I volunteer at the old Loews Jersey theater in Jersey City. Our main digital projector is a Digital Projection Lightning 35HD. It’s about 15 years old now, and had been working until it failed the other month.

I’ll talk in another post about recovering from the white screen failure mode, but if you’re not experiencing that failure mode, and your 35HD is working, there are two big things you need to do to make your life easier in the future.

First, you need to image the 35HD’s Compact Flash card.

The 35HD uses a 128MB CF card as a boot drive. Replacements for CF cards are easy to come by, but if it fails, the problem is that the information on the card would be lost. The tech staff at the Loews Jersey has an image of our 35HD’s card; contact us if you are suffering from this issue and we’ll try to help you as best we can.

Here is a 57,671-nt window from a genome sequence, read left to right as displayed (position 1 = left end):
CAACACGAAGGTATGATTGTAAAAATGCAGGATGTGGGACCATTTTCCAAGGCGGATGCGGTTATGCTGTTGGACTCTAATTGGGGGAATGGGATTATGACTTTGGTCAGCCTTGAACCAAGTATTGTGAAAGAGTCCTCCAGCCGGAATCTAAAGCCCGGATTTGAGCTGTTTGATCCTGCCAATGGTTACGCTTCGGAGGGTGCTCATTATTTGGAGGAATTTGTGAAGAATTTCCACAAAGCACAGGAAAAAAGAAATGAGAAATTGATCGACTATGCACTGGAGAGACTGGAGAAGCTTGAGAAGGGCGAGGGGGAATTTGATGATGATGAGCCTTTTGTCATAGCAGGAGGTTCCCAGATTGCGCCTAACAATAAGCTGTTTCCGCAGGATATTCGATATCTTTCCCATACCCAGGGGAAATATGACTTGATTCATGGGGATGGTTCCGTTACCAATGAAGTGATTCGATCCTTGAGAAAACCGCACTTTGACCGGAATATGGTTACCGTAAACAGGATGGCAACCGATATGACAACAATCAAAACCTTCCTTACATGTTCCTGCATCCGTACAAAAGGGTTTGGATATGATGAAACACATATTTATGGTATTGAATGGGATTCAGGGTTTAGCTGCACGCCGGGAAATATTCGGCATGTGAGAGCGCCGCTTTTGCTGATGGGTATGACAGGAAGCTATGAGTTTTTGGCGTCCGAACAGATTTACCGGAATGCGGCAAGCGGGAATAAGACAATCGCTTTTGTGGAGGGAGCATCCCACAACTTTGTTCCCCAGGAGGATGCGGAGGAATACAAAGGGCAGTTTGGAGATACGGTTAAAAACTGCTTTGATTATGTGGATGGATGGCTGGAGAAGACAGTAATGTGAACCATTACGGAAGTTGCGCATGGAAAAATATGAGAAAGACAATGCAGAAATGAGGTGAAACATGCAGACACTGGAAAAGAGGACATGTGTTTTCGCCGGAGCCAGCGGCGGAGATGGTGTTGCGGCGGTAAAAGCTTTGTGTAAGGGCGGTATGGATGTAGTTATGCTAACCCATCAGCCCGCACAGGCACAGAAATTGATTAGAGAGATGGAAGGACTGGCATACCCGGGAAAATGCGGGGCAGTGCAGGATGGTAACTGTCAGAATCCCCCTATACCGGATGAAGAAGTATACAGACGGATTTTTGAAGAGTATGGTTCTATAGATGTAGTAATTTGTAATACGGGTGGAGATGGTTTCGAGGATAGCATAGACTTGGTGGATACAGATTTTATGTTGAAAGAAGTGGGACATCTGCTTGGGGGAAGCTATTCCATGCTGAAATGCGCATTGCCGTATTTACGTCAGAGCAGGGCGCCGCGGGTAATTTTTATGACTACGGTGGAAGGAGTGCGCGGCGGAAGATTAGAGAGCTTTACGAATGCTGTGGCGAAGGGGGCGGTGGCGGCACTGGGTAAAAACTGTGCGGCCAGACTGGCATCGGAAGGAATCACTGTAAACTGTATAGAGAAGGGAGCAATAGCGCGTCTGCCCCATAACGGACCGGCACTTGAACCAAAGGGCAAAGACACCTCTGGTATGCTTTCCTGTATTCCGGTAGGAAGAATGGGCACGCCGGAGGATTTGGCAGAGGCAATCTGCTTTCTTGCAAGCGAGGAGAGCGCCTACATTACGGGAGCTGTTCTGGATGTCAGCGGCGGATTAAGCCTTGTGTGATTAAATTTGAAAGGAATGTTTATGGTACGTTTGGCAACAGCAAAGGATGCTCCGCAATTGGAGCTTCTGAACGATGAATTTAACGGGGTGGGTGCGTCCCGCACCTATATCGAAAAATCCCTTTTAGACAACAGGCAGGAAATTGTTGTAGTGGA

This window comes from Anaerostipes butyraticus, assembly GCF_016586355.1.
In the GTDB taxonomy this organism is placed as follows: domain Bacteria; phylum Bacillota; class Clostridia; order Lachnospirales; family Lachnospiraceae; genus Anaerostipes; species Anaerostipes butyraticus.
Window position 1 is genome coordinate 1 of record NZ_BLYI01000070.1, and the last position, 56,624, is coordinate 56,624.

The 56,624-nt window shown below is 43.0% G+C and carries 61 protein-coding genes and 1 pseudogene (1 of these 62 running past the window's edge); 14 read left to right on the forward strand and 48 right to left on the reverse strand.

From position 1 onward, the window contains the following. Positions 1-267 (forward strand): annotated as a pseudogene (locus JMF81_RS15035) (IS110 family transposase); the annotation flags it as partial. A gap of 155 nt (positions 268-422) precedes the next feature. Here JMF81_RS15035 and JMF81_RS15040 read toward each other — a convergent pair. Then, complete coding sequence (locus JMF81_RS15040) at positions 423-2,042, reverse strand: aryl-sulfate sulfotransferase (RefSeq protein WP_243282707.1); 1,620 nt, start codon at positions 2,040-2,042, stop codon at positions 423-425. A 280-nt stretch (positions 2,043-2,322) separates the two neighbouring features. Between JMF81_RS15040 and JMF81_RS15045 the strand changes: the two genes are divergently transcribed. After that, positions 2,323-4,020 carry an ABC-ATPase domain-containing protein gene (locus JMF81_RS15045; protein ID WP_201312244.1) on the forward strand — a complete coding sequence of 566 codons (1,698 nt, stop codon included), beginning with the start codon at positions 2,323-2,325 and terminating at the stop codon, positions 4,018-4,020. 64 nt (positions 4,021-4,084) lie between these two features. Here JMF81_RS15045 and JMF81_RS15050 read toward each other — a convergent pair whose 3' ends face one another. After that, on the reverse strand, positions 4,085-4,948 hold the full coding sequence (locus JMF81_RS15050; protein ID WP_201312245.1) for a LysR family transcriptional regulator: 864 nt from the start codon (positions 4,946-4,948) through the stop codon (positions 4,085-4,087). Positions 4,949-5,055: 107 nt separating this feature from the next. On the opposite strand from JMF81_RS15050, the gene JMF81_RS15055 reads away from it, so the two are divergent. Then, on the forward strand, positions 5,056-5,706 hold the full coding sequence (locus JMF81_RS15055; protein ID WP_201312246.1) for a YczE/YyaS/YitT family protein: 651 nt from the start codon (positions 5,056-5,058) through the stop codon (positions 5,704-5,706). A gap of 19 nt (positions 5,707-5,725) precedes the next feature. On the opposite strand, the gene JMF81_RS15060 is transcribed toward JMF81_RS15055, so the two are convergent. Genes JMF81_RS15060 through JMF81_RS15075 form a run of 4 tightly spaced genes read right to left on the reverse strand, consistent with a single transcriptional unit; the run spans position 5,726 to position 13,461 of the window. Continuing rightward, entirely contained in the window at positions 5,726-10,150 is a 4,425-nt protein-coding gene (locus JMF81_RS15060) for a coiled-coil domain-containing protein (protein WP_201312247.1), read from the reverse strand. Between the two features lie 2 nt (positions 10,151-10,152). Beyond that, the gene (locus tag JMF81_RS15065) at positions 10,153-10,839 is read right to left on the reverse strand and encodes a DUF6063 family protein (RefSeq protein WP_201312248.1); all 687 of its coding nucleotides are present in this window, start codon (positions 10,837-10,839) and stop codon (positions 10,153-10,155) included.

How to image the card? The card is pretty easily accessible. Turn off and unplug the 35HD, and remove the computer module by removing the large screws on the module with the touchscreen. On the back right of the computer module is a small access hole covered by a plate. Remove the two screws covering the plate, and you’ll have access to the CF card. Remove the card and image it with the usual tools.

Second, you need to put in a new CMOS battery before the old one fails.